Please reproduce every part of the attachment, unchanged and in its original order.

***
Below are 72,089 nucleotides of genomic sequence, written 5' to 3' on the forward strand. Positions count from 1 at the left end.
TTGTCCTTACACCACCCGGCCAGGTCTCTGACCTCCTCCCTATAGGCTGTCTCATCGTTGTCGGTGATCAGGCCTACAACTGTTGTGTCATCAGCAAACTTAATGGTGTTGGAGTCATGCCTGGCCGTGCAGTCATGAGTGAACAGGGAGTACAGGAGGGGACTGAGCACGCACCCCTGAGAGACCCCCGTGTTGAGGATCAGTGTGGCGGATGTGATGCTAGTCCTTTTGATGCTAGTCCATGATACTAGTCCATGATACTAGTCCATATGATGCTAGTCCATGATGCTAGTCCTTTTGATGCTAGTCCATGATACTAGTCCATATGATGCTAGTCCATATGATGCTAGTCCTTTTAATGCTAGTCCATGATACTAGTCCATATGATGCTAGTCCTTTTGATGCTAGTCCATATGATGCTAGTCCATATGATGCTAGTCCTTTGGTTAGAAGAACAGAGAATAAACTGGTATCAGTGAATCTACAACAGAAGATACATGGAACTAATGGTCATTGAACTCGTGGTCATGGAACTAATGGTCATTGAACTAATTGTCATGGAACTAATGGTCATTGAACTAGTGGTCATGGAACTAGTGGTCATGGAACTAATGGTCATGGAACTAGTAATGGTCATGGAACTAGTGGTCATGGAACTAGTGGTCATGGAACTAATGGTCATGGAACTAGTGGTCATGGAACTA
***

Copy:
Below are 72,089 nucleotides of genomic sequence, written 5' to 3' on the forward strand. Positions count from 1 at the left end.
TTGTCCTTACACCACCCGGCCAGGTCTCTGACCTCCTCCCTATAGGCTGTCTCATCGTTGTCGGTGATCAGGCCTACAACTGTTGTGTCATCAGCAAACTTAATGGTGTTGGAGTCATGCCTGGCCGTGCAGTCATGAGTGAACAGGGAGTACAGGAGGGGACTGAGCACGCACCCCTGAGAGACCCCCGTGTTGAGGATCAGTGTGGCGGATGTGATGCTAGTCCTTTTGATGCTAGTCCATGATACTAGTCCATGATACTAGTCCATATGATGCTAGTCCATGATGCTAGTCCTTTTGATGCTAGTCCATGATACTAGTCCATATGATGCTAGTCCATATGATGCTAGTCCTTTTAATGCTAGTCCATGATACTAGTCCATATGATGCTAGTCCTTTTGATGCTAGTCCATATGATGCTAGTCCATATGATGCTAGTCCTTTGGTTAGAAGAACAGAGAATAAACTGGTATCAGTGAATCTACAACAGAAGATACATGGAACTAATGGTCATTGAACTCGTGGTCATGGAACTAATGGTCATTGAACTAATTGTCATGGAACTAATGGTCATTGAACTAGTGGTCATGGAACTAGTGGTCATGGAACTAATGGTCATGGAACTAGTAATGGTCATGGAACTAGTGGTCATGGAACTAGTGGTCATGGAACTAATGGTCATGGAACTAGTGGTCATGGAACTA